This painting belongs to a group of portraits Hans Holbein made for the German merchants of the Hanseatic League in London (see also his Portrait of a Member of the Wedigh Family nearby). The bearded, thirty-year-old sitter is identified by the letter in his hand, which is addressed "To the honorable and pious Derick Berck, London, at the Steelyard [. . .]." The other inscription on the cartellino refers to a passage from Virgil’s Aeneid that reads, "[Perchance even this distress] will someday be a joy to recall." Exhorting perseverance, this statement might have been the sitter’s personal motto.
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Fig. 1. Infrared Reflectogram detail
Fig. 2. Infrared Reflectogram detail
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Title:Derick Berck of Cologne
Artist:Hans Holbein the Younger (German, Augsburg 1497/98–1543 London)
Medium:Oil on canvas, transferred from wood
Dimensions:21 x 16 3/4 in. (53.3 x 42.5 cm)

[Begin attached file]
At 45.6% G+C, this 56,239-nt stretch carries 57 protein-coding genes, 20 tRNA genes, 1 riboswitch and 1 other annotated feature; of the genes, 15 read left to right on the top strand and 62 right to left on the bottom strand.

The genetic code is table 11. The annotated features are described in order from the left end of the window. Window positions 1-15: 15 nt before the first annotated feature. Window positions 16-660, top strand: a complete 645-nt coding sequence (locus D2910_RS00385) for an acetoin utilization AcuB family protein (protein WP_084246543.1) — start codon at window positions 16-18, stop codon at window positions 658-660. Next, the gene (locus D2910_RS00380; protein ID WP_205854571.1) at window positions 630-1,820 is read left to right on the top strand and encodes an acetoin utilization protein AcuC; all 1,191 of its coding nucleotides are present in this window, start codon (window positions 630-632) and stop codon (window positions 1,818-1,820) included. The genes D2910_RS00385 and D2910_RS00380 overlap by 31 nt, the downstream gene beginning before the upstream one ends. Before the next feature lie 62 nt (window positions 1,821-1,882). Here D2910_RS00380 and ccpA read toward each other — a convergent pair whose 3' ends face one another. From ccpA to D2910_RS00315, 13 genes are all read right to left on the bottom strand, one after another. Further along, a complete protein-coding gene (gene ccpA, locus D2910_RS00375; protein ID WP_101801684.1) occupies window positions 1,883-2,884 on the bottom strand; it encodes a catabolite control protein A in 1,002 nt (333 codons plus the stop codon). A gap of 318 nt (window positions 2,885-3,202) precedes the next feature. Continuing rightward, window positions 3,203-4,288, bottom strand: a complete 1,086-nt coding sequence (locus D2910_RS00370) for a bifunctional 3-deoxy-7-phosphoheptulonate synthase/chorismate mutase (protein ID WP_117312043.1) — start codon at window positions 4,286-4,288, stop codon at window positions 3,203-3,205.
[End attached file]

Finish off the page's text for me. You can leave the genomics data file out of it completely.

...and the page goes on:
Credit Line:The Jules Bache Collection, 1949
According to the inscription on the cloth-covered table, this portrait of a bearded man was painted in 1536, when the sitter was thirty years old. He holds a letter in his left hand, while a scrap of paper inscribed with a line from Virgil’s Aeneid lies nearby. The address on the letter identifies the sitter as Derick Berck, a German merchant who lived and worked at the Steelyard (Stahlhof), the London headquarters of the Hanseatic League. What has been identified as his personal merchant’s mark is next to his thumb on the paper he holds.
Heinrich Averdunk and Walter Ring, historians of the city of Duisburg, first identified the sitter in 1927 as a member of the Berck family of Duisburg. Günther von Roden (1963) subsequently concurred, citing a document of 1558 that mentions the family’s address there, and noting that the Bercks were respected merchants with ties to London. Later scholarship uncovered other documentary evidence placing Derick Berck in Cologne, some fifty miles south of Duisburg. He may have become a citizen of that city, for a 1543 document in the Cologne Archives refers to him as "Dirk Bergh aus Köln" in connection with a dispute involving him and Derich and Johannes Born, two brothers who were also members of the Steelyard. In 1545 Berck is mentioned in another document as renting a room in London.